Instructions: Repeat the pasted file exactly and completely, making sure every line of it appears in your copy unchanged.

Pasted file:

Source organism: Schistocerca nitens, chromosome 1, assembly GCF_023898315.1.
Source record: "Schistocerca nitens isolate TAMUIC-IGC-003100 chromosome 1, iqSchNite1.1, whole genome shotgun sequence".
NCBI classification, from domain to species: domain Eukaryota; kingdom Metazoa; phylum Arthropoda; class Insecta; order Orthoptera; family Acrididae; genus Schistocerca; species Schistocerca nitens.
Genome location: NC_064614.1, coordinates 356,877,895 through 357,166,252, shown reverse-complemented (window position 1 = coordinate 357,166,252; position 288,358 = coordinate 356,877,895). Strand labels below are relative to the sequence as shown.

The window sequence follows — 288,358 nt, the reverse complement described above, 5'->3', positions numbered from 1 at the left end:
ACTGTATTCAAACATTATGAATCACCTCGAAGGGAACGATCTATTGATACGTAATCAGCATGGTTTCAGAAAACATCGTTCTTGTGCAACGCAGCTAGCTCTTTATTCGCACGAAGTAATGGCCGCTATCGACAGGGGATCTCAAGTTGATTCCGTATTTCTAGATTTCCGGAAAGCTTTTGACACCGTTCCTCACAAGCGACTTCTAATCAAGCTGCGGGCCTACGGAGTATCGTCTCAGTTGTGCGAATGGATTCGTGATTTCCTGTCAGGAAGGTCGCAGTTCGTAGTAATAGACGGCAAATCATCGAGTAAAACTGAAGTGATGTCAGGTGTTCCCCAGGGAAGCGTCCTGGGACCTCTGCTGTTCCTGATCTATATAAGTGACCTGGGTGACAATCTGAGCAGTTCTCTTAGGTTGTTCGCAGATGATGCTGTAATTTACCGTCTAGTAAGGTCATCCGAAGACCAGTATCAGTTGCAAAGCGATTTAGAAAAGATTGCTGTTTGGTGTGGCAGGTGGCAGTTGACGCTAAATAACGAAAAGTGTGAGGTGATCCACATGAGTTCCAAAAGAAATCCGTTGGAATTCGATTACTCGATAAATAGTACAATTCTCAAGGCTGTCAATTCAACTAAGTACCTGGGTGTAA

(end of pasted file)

Source organism: Schistocerca nitens, chromosome 1, assembly GCF_023898315.1.
Source record: "Schistocerca nitens isolate TAMUIC-IGC-003100 chromosome 1, iqSchNite1.1, whole genome shotgun sequence".
NCBI classification, from domain to species: domain Eukaryota; kingdom Metazoa; phylum Arthropoda; class Insecta; order Orthoptera; family Acrididae; genus Schistocerca; species Schistocerca nitens.
Genome location: NC_064614.1, coordinates 356,877,895 through 357,166,252, shown reverse-complemented (window position 1 = coordinate 357,166,252; position 288,358 = coordinate 356,877,895). Strand labels below are relative to the sequence as shown.

The window sequence follows — 288,358 nt, the reverse complement described above, 5'->3', positions numbered from 1 at the left end:
ACTGTATTCAAACATTATGAATCACCTCGAAGGGAACGATCTATTGATACGTAATCAGCATGGTTTCAGAAAACATCGTTCTTGTGCAACGCAGCTAGCTCTTTATTCGCACGAAGTAATGGCCGCTATCGACAGGGGATCTCAAGTTGATTCCGTATTTCTAGATTTCCGGAAAGCTTTTGACACCGTTCCTCACAAGCGACTTCTAATCAAGCTGCGGGCCTACGGAGTATCGTCTCAGTTGTGCGAATGGATTCGTGATTTCCTGTCAGGAAGGTCGCAGTTCGTAGTAATAGACGGCAAATCATCGAGTAAAACTGAAGTGATGTCAGGTGTTCCCCAGGGAAGCGTCCTGGGACCTCTGCTGTTCCTGATCTATATAAGTGACCTGGGTGACAATCTGAGCAGTTCTCTTAGGTTGTTCGCAGATGATGCTGTAATTTACCGTCTAGTAAGGTCATCCGAAGACCAGTATCAGTTGCAAAGCGATTTAGAAAAGATTGCTGTTTGGTGTGGCAGGTGGCAGTTGACGCTAAATAACGAAAAGTGTGAGGTGATCCACATGAGTTCCAAAAGAAATCCGTTGGAATTCGATTACTCGATAAATAGTACAATTCTCAAGGCTGTCAATTCAACTAAGTACCTGGGTGTAA